Findability Vocabulary

The attribute of a person, object, or piece of information describing its' ability to be located. In relation to search-engines and the information that they enable people to locate, "findability" refers to making the information easier to be found. Thus, to increase the "findability" of a web-site means to make it more prominent to search-engine algorithms; the ultimate aim of web-developers being to make their site stand-out against the competition.
<XML> structured form of meta-tag used by computer applications or within a web-page to relate data such as geographical information, meteorological data and product descriptions. The data in a micro-format is stored as key-value sets in pre-determined classes to allow the receiving application/device to quickly extract the required information. Common forms of micro-formats are h-cards, v-cards and hResume, which is used to transmit CVs.
An algorithm created (and continually fine-tuned) by companies such as Google, Bing and others to collate information on the millions of web-pages spread across the internet. Search-engines use web-crawlers to seek out this information, which is then stored in databases. The search-engine then queries these whenever a user enters a 'search term' into the search-engine, returning a list of the best-matches to the entered term.
A file containing an <XML>-based description of the pages and files that make-up a web-site, and how they relate to each other. The site-map is read by search-engine web-crawlers to aid them in navigating and classifying a site more efficiently. Thus, a site-map is an essential tool of SEO, as any steps taken to help the search-bots can only lead to better results.
Web-Traffic Analysis:
An essential part of SEO is analysing the results generated by the search-engine algorithms to determine how effective the work has been ... and how those results could be further improved. Analysis of the traffic to a web-site can show how many users are visiting, how long they stay, which links they came from, which pages they view, and how much money they spent (and on what). Proper web-traffic analysis is a 'big-picture' science; many factors must be taken into consideration to properly determine how to improve results.
Brief and descriptive term embedded within the <head> section of a web-page to relate data to browsers and web-crawlers. Meta-tags are not displayed on-screen; the information within them is used to modify settings, or allow search-engines to collate data. Commonly-used tags contain the creator of a site ("author"), summary of its' purpose ("description") and search-terms which may be used to define the site ("keywords").
Method created by Apache Web Services (AWS) to modify URL requests to the server. Using whatever regex conditions have been set in the 'RewriteCond', MOD_REWRITE will re-direct the URL call to a different URL. An example: if 'RewriteRule ^example.html$ [R=301]' were to be entered into the .htaccess file, then any call to 'example.html' would not call that page, but would instead be re-directed to the Google home-page.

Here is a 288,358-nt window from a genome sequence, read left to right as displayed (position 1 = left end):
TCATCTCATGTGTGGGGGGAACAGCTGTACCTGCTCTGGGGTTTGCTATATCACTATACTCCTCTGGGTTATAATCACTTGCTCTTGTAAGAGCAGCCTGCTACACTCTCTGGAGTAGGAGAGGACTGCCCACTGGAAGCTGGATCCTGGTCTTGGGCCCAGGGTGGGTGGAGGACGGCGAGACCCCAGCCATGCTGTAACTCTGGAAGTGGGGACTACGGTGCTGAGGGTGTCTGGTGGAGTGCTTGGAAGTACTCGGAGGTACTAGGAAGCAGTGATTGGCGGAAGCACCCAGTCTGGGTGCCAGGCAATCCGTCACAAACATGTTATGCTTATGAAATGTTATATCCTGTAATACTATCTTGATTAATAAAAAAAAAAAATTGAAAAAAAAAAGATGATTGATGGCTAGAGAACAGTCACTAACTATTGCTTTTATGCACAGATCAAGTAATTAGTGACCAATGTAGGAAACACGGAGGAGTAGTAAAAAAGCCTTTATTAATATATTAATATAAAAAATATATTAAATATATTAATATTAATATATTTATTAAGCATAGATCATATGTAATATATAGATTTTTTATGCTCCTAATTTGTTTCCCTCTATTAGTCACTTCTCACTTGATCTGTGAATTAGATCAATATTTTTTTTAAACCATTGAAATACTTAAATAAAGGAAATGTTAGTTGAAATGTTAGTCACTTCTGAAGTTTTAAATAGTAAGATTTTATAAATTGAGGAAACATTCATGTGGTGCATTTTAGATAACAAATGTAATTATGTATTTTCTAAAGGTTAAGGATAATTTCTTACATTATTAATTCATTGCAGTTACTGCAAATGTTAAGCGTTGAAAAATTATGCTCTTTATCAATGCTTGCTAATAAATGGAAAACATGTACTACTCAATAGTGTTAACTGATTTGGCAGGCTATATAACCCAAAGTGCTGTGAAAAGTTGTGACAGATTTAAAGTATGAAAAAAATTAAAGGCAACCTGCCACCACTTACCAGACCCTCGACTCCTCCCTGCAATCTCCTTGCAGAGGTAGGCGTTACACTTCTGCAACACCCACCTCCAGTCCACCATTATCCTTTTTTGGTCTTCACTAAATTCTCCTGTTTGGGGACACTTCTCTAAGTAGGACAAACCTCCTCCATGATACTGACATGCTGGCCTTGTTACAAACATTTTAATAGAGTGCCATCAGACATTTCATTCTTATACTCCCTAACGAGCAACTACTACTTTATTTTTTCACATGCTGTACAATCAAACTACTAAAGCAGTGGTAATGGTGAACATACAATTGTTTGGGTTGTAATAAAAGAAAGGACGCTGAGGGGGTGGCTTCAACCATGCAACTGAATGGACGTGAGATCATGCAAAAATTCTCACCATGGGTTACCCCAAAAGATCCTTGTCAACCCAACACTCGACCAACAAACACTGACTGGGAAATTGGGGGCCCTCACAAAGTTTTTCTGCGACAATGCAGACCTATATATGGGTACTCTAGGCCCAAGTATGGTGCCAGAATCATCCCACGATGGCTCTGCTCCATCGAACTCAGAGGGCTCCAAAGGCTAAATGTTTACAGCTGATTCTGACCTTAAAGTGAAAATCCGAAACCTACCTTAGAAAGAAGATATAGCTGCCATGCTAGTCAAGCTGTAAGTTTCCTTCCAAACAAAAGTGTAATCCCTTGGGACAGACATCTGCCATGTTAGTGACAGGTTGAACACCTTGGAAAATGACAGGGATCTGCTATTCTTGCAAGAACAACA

For further information, refer to the AWS URL Re-writing Guide.

Search Engine Optimization (SEO):
The science of making a web-site more findable to search-engine algorithms and, ultimately, web-users. The goal of SEO is to make a web-site appear as high as possible in the Search Engine Results Pages (SERPs), and thus, noticeable to users. Research has shown that users rarely look beyond the first page of results, and so SEO involves techniques such as improving the content of a web-site to make it more appealing to the search-engines; repairing errors which might adversely affect results; and examining which key-words will produce the best outcomes for a web-site.
Also known as a 'spider', 'spider-bot', or simply 'crawler', these are the 'librarians' of the WorldWideWeb, used by search-engine software applications to trawl the internet and collate data from web-sites so that search-engine algorithms can index these and determine where they will rank in the SERPs with respect to entered search-terms. Web-crawlers read the robots.txt, .htaccess and site-map files to aid their task. Web-crawlers employed by other applications can be used for web-scraping and data-driven programming.
WordPress is an open-source content management system which makes the creation of web-pages easy - even for those without any knowledge of web-development. Latest statistics show WordPress is behind more than 43% of all web-sites on the Internet. Originally designed for producing blogs, changes to the core code - as well as a massive library of plug-ins and theme templates - mean that WordPress can now be used to create any type of web-site. WordPress was released on May 27, 2003, by Matt Mullenweg and Mike Little.

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